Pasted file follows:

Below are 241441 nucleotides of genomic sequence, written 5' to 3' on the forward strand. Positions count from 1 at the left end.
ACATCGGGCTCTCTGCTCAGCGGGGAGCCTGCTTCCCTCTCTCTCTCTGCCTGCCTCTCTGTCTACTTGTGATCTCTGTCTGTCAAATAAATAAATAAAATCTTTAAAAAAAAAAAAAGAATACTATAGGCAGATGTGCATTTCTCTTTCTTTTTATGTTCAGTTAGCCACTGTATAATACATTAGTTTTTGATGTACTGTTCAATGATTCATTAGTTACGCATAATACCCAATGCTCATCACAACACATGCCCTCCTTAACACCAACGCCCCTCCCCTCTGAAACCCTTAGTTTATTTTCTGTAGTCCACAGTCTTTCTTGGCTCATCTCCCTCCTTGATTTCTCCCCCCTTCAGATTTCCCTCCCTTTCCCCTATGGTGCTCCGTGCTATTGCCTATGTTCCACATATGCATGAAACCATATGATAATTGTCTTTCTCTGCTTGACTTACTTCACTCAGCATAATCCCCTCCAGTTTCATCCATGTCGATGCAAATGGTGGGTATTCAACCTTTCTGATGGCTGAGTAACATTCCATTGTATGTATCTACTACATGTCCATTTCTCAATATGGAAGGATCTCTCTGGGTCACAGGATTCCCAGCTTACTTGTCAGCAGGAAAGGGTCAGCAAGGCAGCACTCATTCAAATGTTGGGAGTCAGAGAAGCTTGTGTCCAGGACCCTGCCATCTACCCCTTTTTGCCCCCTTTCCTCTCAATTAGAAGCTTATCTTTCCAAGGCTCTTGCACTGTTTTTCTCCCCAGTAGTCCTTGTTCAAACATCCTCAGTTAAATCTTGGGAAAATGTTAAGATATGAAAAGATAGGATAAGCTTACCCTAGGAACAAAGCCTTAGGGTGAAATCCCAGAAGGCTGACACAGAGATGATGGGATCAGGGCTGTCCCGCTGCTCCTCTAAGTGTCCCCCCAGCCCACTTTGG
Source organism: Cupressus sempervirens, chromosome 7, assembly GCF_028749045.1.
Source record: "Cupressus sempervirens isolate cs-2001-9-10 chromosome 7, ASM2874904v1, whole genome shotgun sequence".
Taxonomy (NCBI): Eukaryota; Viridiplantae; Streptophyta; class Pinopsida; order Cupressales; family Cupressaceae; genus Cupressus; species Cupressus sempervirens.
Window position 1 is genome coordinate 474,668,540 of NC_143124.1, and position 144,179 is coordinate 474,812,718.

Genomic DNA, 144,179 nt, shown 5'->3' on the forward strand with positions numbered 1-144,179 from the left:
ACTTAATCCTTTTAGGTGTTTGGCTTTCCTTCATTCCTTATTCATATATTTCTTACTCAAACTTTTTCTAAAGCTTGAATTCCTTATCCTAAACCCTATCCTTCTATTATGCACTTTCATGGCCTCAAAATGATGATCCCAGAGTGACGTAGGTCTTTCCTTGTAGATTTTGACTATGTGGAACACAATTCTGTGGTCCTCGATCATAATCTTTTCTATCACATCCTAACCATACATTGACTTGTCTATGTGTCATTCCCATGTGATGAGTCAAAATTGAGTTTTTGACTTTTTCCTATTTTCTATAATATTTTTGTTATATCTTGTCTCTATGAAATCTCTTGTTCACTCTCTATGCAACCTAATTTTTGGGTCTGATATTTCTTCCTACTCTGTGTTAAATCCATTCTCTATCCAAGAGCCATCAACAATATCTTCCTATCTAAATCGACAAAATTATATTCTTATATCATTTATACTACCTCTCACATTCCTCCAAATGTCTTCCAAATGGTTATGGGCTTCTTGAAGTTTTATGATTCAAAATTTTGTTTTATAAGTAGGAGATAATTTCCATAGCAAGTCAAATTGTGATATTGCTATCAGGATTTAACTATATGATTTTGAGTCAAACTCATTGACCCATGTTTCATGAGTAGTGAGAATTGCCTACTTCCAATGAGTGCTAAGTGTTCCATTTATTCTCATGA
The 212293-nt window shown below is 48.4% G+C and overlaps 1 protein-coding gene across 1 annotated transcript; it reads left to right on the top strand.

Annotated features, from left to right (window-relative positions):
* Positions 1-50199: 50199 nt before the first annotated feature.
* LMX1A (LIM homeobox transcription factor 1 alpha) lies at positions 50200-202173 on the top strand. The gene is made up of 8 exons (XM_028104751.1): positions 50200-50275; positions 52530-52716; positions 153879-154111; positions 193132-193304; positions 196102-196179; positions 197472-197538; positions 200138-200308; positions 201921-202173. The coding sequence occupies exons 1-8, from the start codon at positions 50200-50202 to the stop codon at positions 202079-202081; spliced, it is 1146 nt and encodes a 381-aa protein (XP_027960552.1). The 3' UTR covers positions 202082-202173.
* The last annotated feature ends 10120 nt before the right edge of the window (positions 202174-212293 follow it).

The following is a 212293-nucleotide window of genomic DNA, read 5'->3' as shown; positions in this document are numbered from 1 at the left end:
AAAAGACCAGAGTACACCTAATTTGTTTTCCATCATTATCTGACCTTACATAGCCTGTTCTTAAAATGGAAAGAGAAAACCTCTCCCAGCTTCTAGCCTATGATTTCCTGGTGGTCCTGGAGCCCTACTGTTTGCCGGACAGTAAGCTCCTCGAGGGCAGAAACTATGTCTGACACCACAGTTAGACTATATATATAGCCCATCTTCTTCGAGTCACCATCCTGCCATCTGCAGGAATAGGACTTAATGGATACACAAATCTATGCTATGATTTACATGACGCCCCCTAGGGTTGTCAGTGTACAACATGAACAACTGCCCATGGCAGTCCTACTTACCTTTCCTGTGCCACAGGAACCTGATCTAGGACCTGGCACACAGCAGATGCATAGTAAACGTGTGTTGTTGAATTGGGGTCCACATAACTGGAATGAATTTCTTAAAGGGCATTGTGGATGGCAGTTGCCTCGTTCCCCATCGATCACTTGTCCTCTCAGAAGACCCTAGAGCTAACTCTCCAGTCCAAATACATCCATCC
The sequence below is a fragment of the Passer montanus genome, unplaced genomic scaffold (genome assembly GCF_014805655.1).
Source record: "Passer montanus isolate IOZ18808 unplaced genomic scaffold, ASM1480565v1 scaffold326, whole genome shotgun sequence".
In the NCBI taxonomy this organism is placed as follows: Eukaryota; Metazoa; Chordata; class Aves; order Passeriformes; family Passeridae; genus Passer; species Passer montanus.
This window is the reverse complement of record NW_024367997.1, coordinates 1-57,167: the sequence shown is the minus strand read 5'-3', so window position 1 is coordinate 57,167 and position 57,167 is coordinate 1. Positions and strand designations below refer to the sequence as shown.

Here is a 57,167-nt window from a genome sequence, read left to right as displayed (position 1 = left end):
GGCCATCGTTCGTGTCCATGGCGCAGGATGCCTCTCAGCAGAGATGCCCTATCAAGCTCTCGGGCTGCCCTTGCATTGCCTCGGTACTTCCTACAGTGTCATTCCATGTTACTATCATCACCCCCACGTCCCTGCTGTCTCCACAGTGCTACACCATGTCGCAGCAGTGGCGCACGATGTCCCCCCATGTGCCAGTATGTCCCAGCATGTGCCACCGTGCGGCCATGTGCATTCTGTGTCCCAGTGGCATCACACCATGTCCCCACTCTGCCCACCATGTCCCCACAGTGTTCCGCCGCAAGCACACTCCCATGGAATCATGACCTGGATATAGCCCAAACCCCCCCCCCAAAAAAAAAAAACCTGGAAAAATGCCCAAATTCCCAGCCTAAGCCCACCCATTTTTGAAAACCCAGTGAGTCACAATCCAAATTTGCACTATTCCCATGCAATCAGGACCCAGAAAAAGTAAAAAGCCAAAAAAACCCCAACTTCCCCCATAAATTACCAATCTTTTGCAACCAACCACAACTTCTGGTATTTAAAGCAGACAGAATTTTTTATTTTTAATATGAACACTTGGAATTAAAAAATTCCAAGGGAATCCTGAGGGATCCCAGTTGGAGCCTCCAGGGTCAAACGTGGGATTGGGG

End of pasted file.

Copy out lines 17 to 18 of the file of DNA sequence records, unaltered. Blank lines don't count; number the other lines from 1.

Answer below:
Source record: "Passer montanus isolate IOZ18808 unplaced genomic scaffold, ASM1480565v1 scaffold326, whole genome shotgun sequence".
In the NCBI taxonomy this organism is placed as follows: Eukaryota; Metazoa; Chordata; class Aves; order Passeriformes; family Passeridae; genus Passer; species Passer montanus.